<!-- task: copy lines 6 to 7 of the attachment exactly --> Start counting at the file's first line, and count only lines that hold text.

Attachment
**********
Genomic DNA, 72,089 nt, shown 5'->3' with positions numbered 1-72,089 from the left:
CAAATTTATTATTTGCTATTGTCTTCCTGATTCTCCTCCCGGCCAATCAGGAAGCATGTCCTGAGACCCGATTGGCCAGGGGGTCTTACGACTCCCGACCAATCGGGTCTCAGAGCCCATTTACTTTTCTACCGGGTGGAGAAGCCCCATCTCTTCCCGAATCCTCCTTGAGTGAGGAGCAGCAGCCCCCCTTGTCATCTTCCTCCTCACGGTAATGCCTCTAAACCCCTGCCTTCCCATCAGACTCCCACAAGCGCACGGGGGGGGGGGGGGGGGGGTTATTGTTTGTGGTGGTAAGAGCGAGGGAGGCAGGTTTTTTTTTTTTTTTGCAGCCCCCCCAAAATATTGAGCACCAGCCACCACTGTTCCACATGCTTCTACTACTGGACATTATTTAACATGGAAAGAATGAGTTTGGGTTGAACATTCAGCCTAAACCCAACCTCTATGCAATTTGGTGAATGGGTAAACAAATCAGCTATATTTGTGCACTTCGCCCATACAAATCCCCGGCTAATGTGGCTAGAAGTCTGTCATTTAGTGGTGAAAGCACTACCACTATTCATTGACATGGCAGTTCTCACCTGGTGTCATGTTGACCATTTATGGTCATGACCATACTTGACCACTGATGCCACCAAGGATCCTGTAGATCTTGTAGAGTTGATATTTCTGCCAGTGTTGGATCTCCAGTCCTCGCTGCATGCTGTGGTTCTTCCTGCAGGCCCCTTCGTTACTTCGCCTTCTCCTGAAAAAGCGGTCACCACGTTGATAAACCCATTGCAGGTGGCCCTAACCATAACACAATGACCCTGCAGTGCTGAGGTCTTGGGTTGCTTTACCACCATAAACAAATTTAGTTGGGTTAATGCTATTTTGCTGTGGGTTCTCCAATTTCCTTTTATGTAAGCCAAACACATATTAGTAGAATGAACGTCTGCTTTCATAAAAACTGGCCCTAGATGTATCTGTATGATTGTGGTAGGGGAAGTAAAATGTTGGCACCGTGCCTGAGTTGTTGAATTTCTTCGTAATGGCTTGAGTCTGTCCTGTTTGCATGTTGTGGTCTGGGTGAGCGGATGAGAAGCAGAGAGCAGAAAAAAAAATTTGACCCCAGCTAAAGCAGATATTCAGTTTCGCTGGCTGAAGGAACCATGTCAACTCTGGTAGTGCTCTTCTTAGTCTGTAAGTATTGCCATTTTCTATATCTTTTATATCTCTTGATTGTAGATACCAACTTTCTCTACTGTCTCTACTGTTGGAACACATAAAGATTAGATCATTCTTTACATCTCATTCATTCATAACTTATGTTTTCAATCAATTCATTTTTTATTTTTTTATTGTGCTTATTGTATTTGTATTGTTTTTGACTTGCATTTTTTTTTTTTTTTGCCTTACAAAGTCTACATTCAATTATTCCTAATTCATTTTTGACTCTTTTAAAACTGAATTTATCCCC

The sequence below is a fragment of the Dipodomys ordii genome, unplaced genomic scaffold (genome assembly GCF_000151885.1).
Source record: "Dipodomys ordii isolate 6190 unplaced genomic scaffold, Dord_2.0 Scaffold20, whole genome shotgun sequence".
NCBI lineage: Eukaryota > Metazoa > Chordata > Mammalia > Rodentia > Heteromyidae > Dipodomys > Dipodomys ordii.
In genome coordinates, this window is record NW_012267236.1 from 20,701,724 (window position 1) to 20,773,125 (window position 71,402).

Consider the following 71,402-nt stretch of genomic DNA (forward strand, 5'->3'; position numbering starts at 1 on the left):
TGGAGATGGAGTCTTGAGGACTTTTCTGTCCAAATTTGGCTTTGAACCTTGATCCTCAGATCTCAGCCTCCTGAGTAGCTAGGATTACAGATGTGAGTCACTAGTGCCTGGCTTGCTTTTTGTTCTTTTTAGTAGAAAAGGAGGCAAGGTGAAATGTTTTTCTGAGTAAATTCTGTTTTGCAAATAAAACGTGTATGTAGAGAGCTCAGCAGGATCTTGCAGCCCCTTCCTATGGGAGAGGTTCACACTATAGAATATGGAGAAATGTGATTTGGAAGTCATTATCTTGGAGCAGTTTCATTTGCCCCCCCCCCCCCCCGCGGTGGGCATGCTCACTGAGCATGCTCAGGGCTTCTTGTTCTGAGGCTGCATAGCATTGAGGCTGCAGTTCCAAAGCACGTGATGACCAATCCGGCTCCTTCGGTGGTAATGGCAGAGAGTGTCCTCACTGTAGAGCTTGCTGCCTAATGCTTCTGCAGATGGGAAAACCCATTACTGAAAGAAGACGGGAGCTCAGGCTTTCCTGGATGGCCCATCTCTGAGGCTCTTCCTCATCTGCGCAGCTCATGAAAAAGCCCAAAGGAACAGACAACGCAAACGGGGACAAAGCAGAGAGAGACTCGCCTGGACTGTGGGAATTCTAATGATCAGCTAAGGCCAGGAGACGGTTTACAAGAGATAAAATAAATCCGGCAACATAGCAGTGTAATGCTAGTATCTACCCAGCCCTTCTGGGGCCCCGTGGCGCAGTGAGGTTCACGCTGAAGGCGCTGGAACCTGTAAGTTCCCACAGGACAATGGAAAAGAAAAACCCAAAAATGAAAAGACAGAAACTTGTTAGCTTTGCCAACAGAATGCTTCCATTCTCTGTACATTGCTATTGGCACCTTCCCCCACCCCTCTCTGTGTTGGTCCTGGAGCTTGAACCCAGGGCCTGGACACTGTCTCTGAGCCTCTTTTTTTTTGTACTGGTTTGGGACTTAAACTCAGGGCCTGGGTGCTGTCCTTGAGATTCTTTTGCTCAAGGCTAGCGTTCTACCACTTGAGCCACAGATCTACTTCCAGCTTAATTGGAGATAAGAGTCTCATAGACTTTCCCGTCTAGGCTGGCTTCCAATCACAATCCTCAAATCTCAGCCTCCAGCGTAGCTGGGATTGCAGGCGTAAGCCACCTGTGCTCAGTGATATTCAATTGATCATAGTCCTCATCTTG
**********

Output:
In genome coordinates, this window is record NW_012267236.1 from 20,701,724 (window position 1) to 20,773,125 (window position 71,402).

Consider the following 71,402-nt stretch of genomic DNA (forward strand, 5'->3'; position numbering starts at 1 on the left):